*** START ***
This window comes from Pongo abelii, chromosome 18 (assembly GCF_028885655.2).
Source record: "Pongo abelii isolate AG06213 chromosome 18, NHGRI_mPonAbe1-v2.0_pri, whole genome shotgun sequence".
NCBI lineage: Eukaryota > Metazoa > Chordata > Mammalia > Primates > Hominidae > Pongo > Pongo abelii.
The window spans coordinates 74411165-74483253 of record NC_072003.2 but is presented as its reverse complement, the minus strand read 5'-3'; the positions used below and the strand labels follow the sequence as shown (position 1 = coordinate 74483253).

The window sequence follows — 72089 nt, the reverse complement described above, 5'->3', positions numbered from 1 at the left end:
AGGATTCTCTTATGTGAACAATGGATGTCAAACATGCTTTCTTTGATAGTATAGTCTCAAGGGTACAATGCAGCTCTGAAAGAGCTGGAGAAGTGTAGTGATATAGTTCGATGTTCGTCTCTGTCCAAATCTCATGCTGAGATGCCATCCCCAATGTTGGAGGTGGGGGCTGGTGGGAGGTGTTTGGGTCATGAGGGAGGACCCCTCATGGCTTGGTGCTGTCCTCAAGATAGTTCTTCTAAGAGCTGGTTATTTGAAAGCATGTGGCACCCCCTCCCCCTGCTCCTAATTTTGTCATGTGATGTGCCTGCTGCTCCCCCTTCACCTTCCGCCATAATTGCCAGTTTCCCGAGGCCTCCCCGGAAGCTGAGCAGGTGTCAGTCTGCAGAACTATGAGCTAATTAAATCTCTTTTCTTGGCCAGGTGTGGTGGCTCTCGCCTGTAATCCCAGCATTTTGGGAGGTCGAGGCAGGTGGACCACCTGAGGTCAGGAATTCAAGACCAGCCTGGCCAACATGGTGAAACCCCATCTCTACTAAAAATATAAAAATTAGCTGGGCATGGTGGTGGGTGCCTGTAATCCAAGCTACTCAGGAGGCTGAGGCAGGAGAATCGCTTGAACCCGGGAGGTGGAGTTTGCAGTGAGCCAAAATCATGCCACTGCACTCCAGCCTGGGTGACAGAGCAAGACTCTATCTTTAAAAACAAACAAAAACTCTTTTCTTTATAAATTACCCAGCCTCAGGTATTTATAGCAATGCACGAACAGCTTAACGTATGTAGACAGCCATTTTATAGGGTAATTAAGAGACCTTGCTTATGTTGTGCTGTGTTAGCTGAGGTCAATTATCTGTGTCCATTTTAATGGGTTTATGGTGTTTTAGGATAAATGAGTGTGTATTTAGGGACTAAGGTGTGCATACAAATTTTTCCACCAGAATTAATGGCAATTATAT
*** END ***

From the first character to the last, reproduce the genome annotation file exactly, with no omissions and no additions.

This window comes from Pongo abelii, chromosome 18 (assembly GCF_028885655.2).
Source record: "Pongo abelii isolate AG06213 chromosome 18, NHGRI_mPonAbe1-v2.0_pri, whole genome shotgun sequence".
NCBI lineage: Eukaryota > Metazoa > Chordata > Mammalia > Primates > Hominidae > Pongo > Pongo abelii.
The window spans coordinates 74411165-74483253 of record NC_072003.2 but is presented as its reverse complement, the minus strand read 5'-3'; the positions used below and the strand labels follow the sequence as shown (position 1 = coordinate 74483253).

The window sequence follows — 72089 nt, the reverse complement described above, 5'->3', positions numbered from 1 at the left end:
AGGATTCTCTTATGTGAACAATGGATGTCAAACATGCTTTCTTTGATAGTATAGTCTCAAGGGTACAATGCAGCTCTGAAAGAGCTGGAGAAGTGTAGTGATATAGTTCGATGTTCGTCTCTGTCCAAATCTCATGCTGAGATGCCATCCCCAATGTTGGAGGTGGGGGCTGGTGGGAGGTGTTTGGGTCATGAGGGAGGACCCCTCATGGCTTGGTGCTGTCCTCAAGATAGTTCTTCTAAGAGCTGGTTATTTGAAAGCATGTGGCACCCCCTCCCCCTGCTCCTAATTTTGTCATGTGATGTGCCTGCTGCTCCCCCTTCACCTTCCGCCATAATTGCCAGTTTCCCGAGGCCTCCCCGGAAGCTGAGCAGGTGTCAGTCTGCAGAACTATGAGCTAATTAAATCTCTTTTCTTGGCCAGGTGTGGTGGCTCTCGCCTGTAATCCCAGCATTTTGGGAGGTCGAGGCAGGTGGACCACCTGAGGTCAGGAATTCAAGACCAGCCTGGCCAACATGGTGAAACCCCATCTCTACTAAAAATATAAAAATTAGCTGGGCATGGTGGTGGGTGCCTGTAATCCAAGCTACTCAGGAGGCTGAGGCAGGAGAATCGCTTGAACCCGGGAGGTGGAGTTTGCAGTGAGCCAAAATCATGCCACTGCACTCCAGCCTGGGTGACAGAGCAAGACTCTATCTTTAAAAACAAACAAAAACTCTTTTCTTTATAAATTACCCAGCCTCAGGTATTTATAGCAATGCACGAACAGCTTAACGTATGTAGACAGCCATTTTATAGGGTAATTAAGAGACCTTGCTTATGTTGTGCTGTGTTAGCTGAGGTCAATTATCTGTGTCCATTTTAATGGGTTTATGGTGTTTTAGGATAAATGAGTGTGTATTTAGGGACTAAGGTGTGCATACAAATTTTTCCACCAGAATTAATGGCAATTATAT